Issue with DatagramSocket


I have a JUCE client/server application where the server periodically broadcasts a udp 'hello' message on a defined port.

When a client starts, it listens on that port for the 'hello' message, and if it is correct, passes the ip address to the main client who connects on a different port and all is well.

I have this working using the boost libraries (on windows) but have had so much trouble building boost for osx that I an now using the StreamingSocket class for the comms, but although the DatagramSocket socket receives the 'hello' message, it is not possible (as far as I can see) to obtain the ip address of the sender if the message.

Could this be added to the Datagram class please?

Below is the boost version of the detector thread class.


#include <boost/asio.hpp>
#include <boost/bind.hpp>
#include <boost/array.hpp>
#include <boost/thread.hpp>
#include <boost/scoped_ptr.hpp>
#include <boost/interprocess/creation_tags.hpp>
#include <boost/interprocess/sync/named_mutex.hpp>
#include <string>
#include <queue>
#include "packetdefs.h"
#include "DeskDetector.h"
#include "IpComms.h"
#define BUFFER_SIZE 4096
using namespace std;

using    boost::asio::ip::udp;
using    boost::asio::ip::tcp;

CDeskDetector::CDeskDetector(void) : Thread ("DeskDetector")
    DBG ("DeskDetector ctor");

    DBG ("DeskDetector dtor");
void CDeskDetector::run ()
    DBG ("DetectorThread ");
    boost::asio::io_service io_service;
    udp::socket*    socket = new udp::socket (io_service);
    boost::asio::ip::address ipAddr = boost::asio::ip::address_v4::any();
    boost::asio::ip::udp::endpoint listen_endpoint (ipAddr, GENESYS_ADVERT_PORT);
    boost::asio::ip::udp::endpoint m_sender_endpoint;
    boost::array<char, 32> buf; 
    string    callme = ADVERT_MESSAGE;
    bool    detected = false;
    while (!threadShouldExit ()) {
        buf.fill (0);
        try {
            socket->receive_from (boost::asio::buffer(buf), m_sender_endpoint);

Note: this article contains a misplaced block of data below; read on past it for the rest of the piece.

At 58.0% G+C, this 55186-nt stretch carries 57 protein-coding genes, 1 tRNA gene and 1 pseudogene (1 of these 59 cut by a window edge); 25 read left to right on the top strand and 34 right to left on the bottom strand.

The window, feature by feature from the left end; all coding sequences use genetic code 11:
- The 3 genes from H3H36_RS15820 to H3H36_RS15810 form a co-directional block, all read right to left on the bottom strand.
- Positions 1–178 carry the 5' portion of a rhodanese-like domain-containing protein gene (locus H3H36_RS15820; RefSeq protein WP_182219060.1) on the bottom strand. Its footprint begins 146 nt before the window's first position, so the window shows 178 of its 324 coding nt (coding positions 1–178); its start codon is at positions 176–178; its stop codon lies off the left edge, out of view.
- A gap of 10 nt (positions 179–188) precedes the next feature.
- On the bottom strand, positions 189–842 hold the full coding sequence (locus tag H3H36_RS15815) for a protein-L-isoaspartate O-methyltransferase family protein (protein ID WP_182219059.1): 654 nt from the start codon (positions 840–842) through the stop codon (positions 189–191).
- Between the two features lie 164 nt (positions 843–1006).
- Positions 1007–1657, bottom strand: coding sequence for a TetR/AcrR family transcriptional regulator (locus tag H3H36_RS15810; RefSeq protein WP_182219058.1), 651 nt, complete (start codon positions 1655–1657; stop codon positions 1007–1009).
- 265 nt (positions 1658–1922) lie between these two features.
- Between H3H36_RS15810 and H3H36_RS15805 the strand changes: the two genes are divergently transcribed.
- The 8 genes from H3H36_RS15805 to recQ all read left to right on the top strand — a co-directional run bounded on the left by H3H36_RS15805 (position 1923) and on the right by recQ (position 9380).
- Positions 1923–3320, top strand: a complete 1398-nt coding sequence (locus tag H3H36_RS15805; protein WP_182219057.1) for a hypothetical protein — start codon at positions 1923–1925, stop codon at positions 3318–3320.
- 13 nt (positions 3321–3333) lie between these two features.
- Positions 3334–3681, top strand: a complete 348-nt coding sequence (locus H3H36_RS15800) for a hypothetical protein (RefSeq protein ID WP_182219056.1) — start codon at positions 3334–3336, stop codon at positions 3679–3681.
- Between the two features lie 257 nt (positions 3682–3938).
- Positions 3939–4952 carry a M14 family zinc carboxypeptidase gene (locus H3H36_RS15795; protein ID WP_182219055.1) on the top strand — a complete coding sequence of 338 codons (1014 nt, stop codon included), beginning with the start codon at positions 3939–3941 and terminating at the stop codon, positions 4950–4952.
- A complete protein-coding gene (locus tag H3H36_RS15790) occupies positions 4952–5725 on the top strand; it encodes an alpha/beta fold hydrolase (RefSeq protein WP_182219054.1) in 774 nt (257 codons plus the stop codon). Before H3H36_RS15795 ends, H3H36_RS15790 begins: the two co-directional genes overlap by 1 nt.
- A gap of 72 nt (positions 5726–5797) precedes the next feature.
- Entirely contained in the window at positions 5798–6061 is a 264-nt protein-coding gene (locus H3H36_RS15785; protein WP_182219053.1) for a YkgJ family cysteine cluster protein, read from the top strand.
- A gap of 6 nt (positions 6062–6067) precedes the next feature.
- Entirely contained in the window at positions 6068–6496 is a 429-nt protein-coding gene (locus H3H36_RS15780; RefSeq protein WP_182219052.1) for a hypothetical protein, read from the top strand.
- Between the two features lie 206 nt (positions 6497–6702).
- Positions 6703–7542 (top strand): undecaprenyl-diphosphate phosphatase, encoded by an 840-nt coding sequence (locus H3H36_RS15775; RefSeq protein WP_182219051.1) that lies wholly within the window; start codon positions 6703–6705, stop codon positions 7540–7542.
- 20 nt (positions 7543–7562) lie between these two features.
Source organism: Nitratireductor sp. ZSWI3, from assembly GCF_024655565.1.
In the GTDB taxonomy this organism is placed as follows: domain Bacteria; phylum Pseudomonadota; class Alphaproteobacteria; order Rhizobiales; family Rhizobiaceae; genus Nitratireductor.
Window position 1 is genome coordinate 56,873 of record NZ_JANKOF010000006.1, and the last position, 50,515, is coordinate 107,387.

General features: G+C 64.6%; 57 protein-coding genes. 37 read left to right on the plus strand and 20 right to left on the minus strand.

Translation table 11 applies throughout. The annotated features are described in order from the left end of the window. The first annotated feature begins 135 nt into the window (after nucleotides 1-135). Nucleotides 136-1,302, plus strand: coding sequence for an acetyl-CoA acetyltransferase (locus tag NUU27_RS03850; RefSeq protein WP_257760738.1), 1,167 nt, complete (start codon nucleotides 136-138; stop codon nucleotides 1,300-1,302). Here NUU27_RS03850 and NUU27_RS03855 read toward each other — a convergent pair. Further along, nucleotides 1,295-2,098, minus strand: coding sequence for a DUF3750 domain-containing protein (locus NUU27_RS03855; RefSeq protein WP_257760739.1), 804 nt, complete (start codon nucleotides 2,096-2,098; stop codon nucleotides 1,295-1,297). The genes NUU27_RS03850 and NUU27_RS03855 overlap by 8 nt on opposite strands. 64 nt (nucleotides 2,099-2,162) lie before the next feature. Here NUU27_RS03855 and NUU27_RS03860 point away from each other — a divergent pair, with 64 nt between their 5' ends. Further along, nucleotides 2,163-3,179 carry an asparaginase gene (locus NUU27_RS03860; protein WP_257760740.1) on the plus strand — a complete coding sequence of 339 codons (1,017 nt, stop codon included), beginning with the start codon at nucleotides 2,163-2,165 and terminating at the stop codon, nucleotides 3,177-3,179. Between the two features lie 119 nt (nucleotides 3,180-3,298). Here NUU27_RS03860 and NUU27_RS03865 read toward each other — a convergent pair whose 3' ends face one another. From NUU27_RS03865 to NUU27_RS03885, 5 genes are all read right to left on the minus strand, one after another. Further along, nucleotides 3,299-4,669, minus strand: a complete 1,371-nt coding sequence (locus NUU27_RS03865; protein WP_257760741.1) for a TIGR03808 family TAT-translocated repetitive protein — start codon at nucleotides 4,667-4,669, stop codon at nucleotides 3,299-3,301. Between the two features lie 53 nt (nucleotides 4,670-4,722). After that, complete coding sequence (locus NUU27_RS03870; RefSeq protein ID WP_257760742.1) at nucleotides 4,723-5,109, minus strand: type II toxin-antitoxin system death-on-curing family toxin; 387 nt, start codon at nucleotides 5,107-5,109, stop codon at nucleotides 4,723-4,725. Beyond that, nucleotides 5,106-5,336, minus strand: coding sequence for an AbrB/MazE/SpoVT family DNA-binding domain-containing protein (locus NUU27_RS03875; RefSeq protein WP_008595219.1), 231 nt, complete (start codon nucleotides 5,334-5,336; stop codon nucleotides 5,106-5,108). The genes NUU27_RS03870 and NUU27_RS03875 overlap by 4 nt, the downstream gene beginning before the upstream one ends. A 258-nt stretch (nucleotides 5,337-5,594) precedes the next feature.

string s = ();
            if ( (ADVERT_MESSAGE) != 0)
            //    Server detected.    Tell the parent (client) the ip address to connect to
            //                        then tell it to connect and exit. (Job done!).
            pParent->m_ServerAddress = m_sender_endpoint.address ();
            if (pParent->ConnectToServer ()) {
                detected = true;
        catch (std::exception& e)  {
            string err = e.what ();
            DBG ((char *) err.c_str());
    socket->close ();
    delete socket;
    if (detected)    {
        DBG ("CDeskDetector found server\n");
        pParent->setDetecting (false);


It's a good request but I don't have time to do the research right now - if you could get me started by suggesting some code for both Posix and win32 that gets the IP address of the socket then I'd be happy to review/refactor it and add it to the class.


I think that the key is that DatagramSockets read from the same helper SocketHelpers::readSocket, which calls 'recv'. 

This is fine in streaming sockets, because the connection is 1:1 and integrity, etc. happens at a lower level, but doesn't always work for UDP applications. Take a simple UDP discovery mechnism (close to what is seemingly described above). I open a datagram socket and listen for broadcasts. When someone looks for me, they broadcast a discovery packet and I respond with a connection, etc.

In lots of protocols, the connection information is included in the discovery packet: 'hey, connect to me at this address/socket!' But not all protocols do this, so you sometimes need to know the address information of the broadcaster. This is done with recvfrom, which you pass in an address structure to which get's populated with each received packet.

Since this is very much a Datagram thing, I would probably add a DatagramSocket::readFrom, which returns address information (and uses recvfrom instead of recv).

If you want to get the address information associated with a particular socket, that is another issue. I think you long ago factored in my code to get all the underlying IP4 addresses for adapters. Retrieving the bound information for a given socket is similar.

Hope that helps.